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• Digital Diagnostic X-Ray • ACR Accredited Ultrasound Service General / Vascular / Musculoskeletal • Specialty Vein Services VenaCure Laser® Treatment / Phlebectomy / Sclerotherapy • 24-Hour Report Turn-Around • Same Day Call Reports for Urgent Studies LOCATION:
3400 North Center Road, Suite 400 • Saginaw, MI 48603 LOCAL TEL: (989) 799-5600 HOURS: Monday–Thursday, 8 am to 5pm
The Bulletin | June/July 2018 31
PRSRT STD U.S. POSTAGE PAID Saginaw, MI 48605 PERMIT #228
350 ST. ANDREWS ROAD | SUITE 242 SAGINAW, MI 48638-5988
ADDRESS SERVICE REQUESTED
2017-2018 KEY PROVIDERS
These Area Businesses Support Saginaw County Medical Society Membership Meetings. When you have a need for a service, please consider our Key Providers. Please mark your calendar for the following meetings and events in 2018-19. You will receive an email meeting notice and reminder each month for SCMS events. Non-SCMS events are listed as a courtesy and you must contact the sponsor directly to register. There are no Membership Meetings in July or August. Tuesday, September 18, 2018 Horizons Conference Center - SCMS Board meets at 5:30 p.m. Membership Meeting joint with the Saginaw County Osteopathic Society with Social (cash bar) at 6:30 p.m. followed by dinner and program at 7 p.m. Program: “Why Preventative Medicine is Failing: Understanding the Human Nature behind Social Determinants of Health,” an ethics program designed to fulfill LARA requirements. Saturday, October 6, 2018 Horizons Conference Center – “Opioid Crisis and Pain Management” sponsored by CMU College of Medicine. Breakfast and registration begin at 7:30 a.m., with the program from 9 a.m. to 12 p.m. See page 9 for more information. Tuesday, October 16, 2018 HealthSource Saginaw - SCMS Board meets at 5:30 p.m. Membership Meeting with Social at 6:30 p.m. followed by dinner and program at 7 p.m. Program: “Candidates’ Forum.” Spouse/ Significant Other invited. Thursday, October 18, 2018 Saginaw Country Club – CMU College of Medicine: Meet new physicians who are joining the CMU team in the Great Lakes Bay Region. Tentatively scheduled for 5:30-7:30 p.m. There are no Membership Meetings in November or December. Saturday, November 10, 2018 CMU College of Medicine, 1632 Stone Street, Room 1008, Saginaw – safeTALK Suicide Alertness Training, 8-8:30 a.m. registration with training from 8:30 a.m. to 12 p.m. Training is limited to 30 people. See page18 for details and to register.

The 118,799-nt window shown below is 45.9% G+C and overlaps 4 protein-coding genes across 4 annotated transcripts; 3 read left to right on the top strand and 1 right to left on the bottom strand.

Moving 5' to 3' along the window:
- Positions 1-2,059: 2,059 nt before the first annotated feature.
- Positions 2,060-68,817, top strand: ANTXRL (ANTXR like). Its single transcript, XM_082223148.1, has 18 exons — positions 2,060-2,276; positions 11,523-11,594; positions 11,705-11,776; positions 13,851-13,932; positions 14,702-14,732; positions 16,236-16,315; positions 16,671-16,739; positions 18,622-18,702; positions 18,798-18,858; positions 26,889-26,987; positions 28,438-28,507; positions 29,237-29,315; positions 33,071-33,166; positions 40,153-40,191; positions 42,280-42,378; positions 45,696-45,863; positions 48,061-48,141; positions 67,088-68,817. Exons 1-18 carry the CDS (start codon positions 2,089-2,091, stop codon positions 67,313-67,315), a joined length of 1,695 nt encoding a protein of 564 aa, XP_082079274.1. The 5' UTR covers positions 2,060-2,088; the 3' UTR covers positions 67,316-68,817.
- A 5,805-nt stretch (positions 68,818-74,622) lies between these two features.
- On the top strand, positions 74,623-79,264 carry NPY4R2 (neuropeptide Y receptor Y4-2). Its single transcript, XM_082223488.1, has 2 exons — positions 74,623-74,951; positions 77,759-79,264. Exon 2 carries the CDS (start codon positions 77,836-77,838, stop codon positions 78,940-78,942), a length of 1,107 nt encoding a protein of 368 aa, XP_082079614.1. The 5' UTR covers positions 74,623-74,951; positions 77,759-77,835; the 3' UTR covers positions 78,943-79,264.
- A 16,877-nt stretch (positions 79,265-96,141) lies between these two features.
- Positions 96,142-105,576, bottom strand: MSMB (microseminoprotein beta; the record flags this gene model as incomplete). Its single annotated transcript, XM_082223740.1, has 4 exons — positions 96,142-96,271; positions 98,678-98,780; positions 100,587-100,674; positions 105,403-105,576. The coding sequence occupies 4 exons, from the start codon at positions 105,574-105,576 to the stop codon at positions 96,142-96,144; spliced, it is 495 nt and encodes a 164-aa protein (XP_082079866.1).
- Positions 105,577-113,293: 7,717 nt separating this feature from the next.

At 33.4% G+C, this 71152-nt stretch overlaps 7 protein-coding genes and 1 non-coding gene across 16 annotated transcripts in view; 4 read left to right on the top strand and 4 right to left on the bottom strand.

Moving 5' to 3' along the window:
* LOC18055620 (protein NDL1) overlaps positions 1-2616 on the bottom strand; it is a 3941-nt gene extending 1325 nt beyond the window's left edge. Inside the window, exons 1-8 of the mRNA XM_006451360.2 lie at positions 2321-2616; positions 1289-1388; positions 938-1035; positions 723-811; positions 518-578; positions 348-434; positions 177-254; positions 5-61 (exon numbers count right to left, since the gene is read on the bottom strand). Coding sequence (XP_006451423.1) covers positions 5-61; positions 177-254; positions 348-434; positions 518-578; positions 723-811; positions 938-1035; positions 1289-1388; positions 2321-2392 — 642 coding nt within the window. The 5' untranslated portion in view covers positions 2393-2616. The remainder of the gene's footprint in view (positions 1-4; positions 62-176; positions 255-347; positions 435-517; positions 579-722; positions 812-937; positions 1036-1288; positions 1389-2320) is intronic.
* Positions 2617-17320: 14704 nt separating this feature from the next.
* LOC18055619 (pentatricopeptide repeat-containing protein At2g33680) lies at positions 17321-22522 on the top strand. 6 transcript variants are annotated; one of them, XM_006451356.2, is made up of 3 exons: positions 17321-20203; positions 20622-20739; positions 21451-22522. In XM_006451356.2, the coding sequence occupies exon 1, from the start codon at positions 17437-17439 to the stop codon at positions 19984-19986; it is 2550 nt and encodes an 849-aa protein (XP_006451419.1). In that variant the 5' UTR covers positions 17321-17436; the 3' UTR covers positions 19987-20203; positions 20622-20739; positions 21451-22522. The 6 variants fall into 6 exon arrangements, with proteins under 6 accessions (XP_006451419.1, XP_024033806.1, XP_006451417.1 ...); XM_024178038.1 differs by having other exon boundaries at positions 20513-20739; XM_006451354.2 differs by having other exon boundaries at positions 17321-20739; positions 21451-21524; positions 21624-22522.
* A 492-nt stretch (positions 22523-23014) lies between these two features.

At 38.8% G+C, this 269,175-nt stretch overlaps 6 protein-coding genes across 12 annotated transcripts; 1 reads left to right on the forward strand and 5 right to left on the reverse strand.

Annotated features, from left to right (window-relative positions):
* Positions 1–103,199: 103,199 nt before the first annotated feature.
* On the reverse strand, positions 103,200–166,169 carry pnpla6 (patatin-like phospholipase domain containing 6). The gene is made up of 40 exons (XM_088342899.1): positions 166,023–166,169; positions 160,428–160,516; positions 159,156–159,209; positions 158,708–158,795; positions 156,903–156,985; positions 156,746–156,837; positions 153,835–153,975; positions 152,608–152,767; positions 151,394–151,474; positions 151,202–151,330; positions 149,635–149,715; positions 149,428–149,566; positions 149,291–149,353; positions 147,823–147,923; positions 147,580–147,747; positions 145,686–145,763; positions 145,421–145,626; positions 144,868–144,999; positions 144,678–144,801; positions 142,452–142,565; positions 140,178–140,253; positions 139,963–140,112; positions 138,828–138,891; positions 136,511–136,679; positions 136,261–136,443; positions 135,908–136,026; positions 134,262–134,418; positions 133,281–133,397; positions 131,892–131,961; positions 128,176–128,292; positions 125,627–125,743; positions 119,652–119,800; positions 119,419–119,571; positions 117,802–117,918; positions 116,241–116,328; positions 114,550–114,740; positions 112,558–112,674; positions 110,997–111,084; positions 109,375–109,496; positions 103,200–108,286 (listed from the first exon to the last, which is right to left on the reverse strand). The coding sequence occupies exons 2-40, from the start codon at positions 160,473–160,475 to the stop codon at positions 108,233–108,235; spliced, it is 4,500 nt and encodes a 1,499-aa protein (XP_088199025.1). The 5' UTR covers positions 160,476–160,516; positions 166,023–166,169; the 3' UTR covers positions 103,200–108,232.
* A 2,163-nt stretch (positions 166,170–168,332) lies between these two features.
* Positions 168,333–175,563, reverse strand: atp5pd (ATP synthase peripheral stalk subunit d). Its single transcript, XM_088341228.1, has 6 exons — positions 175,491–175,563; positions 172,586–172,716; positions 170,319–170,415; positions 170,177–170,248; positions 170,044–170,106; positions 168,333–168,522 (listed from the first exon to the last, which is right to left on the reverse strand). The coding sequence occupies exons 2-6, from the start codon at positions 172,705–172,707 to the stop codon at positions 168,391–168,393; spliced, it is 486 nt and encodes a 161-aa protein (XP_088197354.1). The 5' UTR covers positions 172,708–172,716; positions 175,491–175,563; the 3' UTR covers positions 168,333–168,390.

Tuesday, November 20, 2018 CMU College of Medicine, 1632 Stone Street – SCMS Board meets at 5:30 p.m. Monday, December 3, 2018 Saginaw Country Club – 15th Annual SCMS Alliance Jingle Mingle. There is no Board Meeting in December. Tuesday, January 15, 2019 Horizons Conference Center - SCMS Board meets at 5:30 p.m. Membership Meeting joint with the Saginaw County Dental Society with Social (cash bar) at 6:30 p.m. followed by dinner and program at 7 p.m. Program: “Surviving Acts of Violence.” Tuesday, February 19, 2019 CMU College of Medicine, 1632 Stone Street – SCMS Board meets at 5:30 p.m. Saturday, March 16, 2019 Horizons Conference Center - 15th Annual Health Fair “The Doctor Is In!” from 9 a.m.-12 p.m. Tuesday, March 19, 2019 CMU College of Medicine, 1632 Stone Street – SCMS Board meets at 5:30 p.m. Tuesday, April 16, 2019 Horizons Conference Center - SCMS Board meets at 5:30 p.m. Membership Meeting with Social (cash bar) at 6:30 p.m. followed by dinner and program at 7 p.m. Program: “TED Talks” (tentative). Tuesday, May 21, 2019 Horizons Conference Center - SCMS Board meets at 5:30 p.m. Membership Meeting with Social (cash bar) at 6:30 p.m. followed by dinner and Annual Meeting at 7 p.m. Program: “Update on CMU College of Medicine.”
Joan Cramer/SCMS | Office 790-3590 | Fax 790-3640 | Cell 284-8884 | firstname.lastname@example.org